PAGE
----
Tonsils are located on the left and right sides of your palate (palatine tonsils) at the back of the throat (oropharynx). The tonsil on the posterior base of your tongue is the lingual (tongue) tonsil. The palatine tonsils are also called faucial tonsils because they are located in an area with muscle and mucosal folds in front and in back of the tonsil called the palatoglossus muscle anteriorly and the palatopharyngeus and superior constrictor muscles posteriorly and laterally. Tonsils are lymphoid tissues located at the entrance to the upper respiratory and gastrointestinal tracts to protect the body from the entry of germs.
Tonsil Hypertrophy (Enlarged Tonsils)
Enlarged tonsils are a common finding, but in and of themselves do not necessitate surgery. Most often, enlarged tonsils are innocent and are enlarged for uncertain reasons. However, when tonsils become large enough to cause obstructed airflow in the form of snoring and obstructive sleep apnea, a tonsillectomy is often considered. Just because tonsils are large does not make them more prone to infections or tonsillitis. A tonsillectomy for repetitive tonsil infections is performed regardless of the size of the tonsils, if indicated based on the frequency and severity of infections. Markedly enlarged tonsils that might be contributing to chronic mouth breathing and dental issues are sometimes removed, bringing about an improvement in these conditions.
Causes of Tonsil Hypertrophy
The tonsils are oval-shaped tissue masses on either side of the throat. They are part of the body’s immune system to help fight infection. Enlarged tonsils are a common finding and do not make them more prone to infections or tonsillitis, nor do they necessitate surgery, unless the tonsils are causing more harm than good. Tonsils may become enlarged or inflamed due to virus or bacterial infection, or other uncertain reasons. Surgery for enlarged tonsils is considered when tonsils become large enough to cause obstructed airflow (obstructive sleep apnea), chronic mouth breathing or dental issues, or the frequency and severity of infections.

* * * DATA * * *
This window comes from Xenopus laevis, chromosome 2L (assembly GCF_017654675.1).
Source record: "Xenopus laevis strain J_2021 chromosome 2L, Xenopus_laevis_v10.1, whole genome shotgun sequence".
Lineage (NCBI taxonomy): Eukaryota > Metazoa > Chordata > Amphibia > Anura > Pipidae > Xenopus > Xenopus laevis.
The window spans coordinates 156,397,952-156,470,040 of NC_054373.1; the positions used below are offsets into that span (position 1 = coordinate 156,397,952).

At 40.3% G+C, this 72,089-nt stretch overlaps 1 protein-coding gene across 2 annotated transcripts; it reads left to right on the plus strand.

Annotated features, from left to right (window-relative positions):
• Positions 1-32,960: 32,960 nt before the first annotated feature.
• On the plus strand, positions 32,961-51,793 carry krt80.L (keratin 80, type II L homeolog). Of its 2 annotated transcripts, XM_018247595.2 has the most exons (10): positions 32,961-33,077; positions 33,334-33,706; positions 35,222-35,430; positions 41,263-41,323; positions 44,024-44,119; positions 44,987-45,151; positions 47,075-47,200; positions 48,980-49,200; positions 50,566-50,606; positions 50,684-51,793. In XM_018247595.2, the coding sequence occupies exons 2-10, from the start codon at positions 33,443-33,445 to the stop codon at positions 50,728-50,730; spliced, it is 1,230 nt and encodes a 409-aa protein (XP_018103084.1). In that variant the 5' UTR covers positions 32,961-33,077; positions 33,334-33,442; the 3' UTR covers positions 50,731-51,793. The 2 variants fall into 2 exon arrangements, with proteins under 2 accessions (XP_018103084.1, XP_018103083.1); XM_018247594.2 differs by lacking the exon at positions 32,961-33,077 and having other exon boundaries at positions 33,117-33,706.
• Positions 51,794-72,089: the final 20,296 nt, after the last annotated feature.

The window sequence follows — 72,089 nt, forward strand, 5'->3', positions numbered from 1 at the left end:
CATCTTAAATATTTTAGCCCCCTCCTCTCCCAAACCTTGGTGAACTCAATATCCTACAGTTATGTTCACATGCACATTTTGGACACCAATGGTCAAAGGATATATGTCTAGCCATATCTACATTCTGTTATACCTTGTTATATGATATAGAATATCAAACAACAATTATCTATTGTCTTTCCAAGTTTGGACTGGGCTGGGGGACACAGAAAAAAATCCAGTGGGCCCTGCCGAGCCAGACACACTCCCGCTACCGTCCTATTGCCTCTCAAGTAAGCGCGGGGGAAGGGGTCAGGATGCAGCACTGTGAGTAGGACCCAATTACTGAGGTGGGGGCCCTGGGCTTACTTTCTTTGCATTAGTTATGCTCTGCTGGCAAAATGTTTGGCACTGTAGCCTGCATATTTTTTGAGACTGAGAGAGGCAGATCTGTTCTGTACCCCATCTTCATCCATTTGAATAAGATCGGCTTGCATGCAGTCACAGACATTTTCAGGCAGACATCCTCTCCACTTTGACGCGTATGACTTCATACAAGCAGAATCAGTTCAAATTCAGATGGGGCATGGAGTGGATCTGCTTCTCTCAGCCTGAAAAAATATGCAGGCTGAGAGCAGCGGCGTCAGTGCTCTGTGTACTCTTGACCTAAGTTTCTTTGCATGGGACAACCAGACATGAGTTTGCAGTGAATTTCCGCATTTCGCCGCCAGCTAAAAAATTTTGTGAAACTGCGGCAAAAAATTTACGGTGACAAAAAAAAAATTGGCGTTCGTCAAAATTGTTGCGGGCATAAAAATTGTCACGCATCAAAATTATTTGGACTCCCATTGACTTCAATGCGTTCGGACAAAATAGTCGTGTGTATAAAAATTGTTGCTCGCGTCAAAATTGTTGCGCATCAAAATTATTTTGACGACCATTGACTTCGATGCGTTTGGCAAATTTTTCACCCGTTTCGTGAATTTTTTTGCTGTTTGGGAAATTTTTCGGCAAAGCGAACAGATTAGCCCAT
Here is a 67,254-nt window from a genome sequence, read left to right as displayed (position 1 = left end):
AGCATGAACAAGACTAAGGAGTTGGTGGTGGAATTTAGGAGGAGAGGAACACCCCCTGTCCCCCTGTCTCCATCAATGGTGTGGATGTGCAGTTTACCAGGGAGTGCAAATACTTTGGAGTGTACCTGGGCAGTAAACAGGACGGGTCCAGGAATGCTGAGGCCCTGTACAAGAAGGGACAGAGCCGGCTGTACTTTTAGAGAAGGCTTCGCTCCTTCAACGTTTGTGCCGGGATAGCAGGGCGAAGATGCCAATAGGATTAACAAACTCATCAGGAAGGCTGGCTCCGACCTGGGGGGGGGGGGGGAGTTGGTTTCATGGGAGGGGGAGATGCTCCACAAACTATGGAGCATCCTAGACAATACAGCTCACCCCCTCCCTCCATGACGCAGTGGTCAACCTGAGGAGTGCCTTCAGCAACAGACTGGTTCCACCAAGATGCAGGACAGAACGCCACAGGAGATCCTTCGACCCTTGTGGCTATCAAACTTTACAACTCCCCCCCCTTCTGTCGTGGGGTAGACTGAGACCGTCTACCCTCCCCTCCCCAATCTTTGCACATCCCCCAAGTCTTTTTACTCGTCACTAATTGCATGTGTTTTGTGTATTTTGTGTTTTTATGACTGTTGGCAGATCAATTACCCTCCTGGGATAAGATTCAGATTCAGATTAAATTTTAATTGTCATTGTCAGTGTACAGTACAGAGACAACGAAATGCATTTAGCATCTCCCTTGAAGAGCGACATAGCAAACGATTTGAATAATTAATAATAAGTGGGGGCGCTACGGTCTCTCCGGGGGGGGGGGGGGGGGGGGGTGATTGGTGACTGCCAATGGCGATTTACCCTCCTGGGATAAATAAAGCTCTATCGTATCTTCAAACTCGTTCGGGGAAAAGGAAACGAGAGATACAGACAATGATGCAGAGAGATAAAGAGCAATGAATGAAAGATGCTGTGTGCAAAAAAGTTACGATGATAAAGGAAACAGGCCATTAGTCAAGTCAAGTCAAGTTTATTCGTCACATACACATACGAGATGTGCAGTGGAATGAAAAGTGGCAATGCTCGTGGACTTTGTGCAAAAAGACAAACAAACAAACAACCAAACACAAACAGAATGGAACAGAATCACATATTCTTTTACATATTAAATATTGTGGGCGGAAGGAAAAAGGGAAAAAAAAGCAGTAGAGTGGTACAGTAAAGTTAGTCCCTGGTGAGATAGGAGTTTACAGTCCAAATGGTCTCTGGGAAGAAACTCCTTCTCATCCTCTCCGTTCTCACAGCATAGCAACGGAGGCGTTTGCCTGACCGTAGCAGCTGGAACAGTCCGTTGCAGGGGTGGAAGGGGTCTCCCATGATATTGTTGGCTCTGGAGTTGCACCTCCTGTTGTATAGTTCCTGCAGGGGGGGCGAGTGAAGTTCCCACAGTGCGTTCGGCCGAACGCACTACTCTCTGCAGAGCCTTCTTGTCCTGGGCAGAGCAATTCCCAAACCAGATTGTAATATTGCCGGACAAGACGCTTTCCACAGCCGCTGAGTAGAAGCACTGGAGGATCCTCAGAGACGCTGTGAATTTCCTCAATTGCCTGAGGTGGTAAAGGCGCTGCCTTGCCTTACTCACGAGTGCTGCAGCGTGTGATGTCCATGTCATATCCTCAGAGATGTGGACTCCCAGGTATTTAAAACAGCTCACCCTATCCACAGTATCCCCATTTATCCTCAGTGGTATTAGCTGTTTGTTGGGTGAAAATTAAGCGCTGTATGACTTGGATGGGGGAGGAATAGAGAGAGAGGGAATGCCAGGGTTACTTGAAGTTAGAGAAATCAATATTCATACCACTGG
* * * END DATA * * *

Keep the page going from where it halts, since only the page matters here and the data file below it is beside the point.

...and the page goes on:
Tonsillitis (Tonsil Infection)
Tonsillitis commonly affects preschool children through mid-teens, although it can occur in adults. Infections not responding to treatment or if they are occurring frequently (at least five occurrences per year in consecutive years) are considered chronic. Surgery is only considered when the bacterial infection does not respond to treatment.
Causes of Tonsillitis
Viral infections of the tonsils, occurring at any age, are the most common causes of tonsillitis. The most common bacterial infection is caused by streptococcus (strep) with children being most at risk because of their frequent exposure to germs.
Types of Tonsillitis
- Acute Tonsillitis: A diagnosis of acute tonsillitis is when bacteria or a virus causes tonsils to swell and become infected. Patients generally have a sore throat and a grayish-yellow coating (exudate) may cover the tonsils.
- Chronic Tonsillitis: Repeated episodes or persistent infections of the tonsils, that do not respond to antibiotic treatment, are considered chronic.
- Peritonsillar Abscess: A peritonsillar abscess is a pocket of pus on or next to the tonsil, created by the infection. When an abscess occurs, it must be drained immediately.
Symptoms of Tonsillitis
- Throat pain
- Pain with swallowing
- Swollen throat and visible redness
- Blisters or small ulcers on tonsils
- Speech is hoarse and hurts to talk
- Difficulty breathing
- Coating of grayish-yellow in throat
- Ear pain
- Bad breath
- Vomiting or nausea
Symptoms of Tonsillitis in Babies and Young Children
- Refusal to eat
- Excess drooling due to inability to swallow
- Unusual fussiness or fatigue
- Difficulty breathing
Treatment for Tonsillitis
Bacterial and viral infections can be made more comfortable with in-home care. If antibiotics have been prescribed, follow all directions and finish all medication.
The following home strategies are recommended:
- Adequate liquids (water, warm tea or broth, or cold popsicles)
- Gargle with saltwater
- Use a humidifier
- Lozenges (if appropriate for age)
- Avoid cigarette smoke and fumes from any source
- Ask your doctor if ibuprofen or acetaminophen are appropriate to control a fever
Tonsils and Tonsillectomy
Treatment for Tonsil Hypertrophy (Enlarged Tonsils)
A tonsillectomy is generally considered an outpatient procedure, with exceptions for very young children or if there are complications, an overnight hospital stay may be required. Surgery is completed through the mouth with a special tool using sound waves or heat to remove the tonsils and stop the bleeding. The procedure typically takes about 20 minutes. Recovery time will vary, but all patients normally experience some pain in the throat and ear pain after a tonsillectomy. The following can help the patient feel more comfortable: